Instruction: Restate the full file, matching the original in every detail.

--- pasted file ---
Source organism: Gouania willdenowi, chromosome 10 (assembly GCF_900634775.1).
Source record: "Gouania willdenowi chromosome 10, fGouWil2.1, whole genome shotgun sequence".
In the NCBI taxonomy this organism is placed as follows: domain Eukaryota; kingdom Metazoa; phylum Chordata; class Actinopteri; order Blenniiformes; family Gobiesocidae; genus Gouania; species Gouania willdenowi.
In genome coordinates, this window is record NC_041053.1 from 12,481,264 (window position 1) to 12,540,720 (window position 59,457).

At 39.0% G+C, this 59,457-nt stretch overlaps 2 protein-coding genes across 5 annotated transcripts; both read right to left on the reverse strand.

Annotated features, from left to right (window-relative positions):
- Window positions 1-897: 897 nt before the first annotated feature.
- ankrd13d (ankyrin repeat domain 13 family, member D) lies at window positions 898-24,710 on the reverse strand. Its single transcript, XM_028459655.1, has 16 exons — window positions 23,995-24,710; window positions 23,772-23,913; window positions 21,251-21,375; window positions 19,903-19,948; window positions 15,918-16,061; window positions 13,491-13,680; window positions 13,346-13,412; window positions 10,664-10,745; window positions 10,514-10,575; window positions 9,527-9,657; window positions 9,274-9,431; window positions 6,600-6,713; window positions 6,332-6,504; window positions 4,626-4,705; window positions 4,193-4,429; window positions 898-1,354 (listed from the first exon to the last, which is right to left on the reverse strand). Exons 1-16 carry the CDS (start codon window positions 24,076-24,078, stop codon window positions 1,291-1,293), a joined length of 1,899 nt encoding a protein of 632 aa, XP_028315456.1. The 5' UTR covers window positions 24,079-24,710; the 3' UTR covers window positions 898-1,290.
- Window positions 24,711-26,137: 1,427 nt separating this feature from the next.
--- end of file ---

Source organism: Gouania willdenowi, chromosome 10 (assembly GCF_900634775.1).
Source record: "Gouania willdenowi chromosome 10, fGouWil2.1, whole genome shotgun sequence".
In the NCBI taxonomy this organism is placed as follows: domain Eukaryota; kingdom Metazoa; phylum Chordata; class Actinopteri; order Blenniiformes; family Gobiesocidae; genus Gouania; species Gouania willdenowi.
In genome coordinates, this window is record NC_041053.1 from 12,481,264 (window position 1) to 12,540,720 (window position 59,457).

At 39.0% G+C, this 59,457-nt stretch overlaps 2 protein-coding genes across 5 annotated transcripts; both read right to left on the reverse strand.

Annotated features, from left to right (window-relative positions):
- Window positions 1-897: 897 nt before the first annotated feature.
- ankrd13d (ankyrin repeat domain 13 family, member D) lies at window positions 898-24,710 on the reverse strand. Its single transcript, XM_028459655.1, has 16 exons — window positions 23,995-24,710; window positions 23,772-23,913; window positions 21,251-21,375; window positions 19,903-19,948; window positions 15,918-16,061; window positions 13,491-13,680; window positions 13,346-13,412; window positions 10,664-10,745; window positions 10,514-10,575; window positions 9,527-9,657; window positions 9,274-9,431; window positions 6,600-6,713; window positions 6,332-6,504; window positions 4,626-4,705; window positions 4,193-4,429; window positions 898-1,354 (listed from the first exon to the last, which is right to left on the reverse strand). Exons 1-16 carry the CDS (start codon window positions 24,076-24,078, stop codon window positions 1,291-1,293), a joined length of 1,899 nt encoding a protein of 632 aa, XP_028315456.1. The 5' UTR covers window positions 24,079-24,710; the 3' UTR covers window positions 898-1,290.
- Window positions 24,711-26,137: 1,427 nt separating this feature from the next.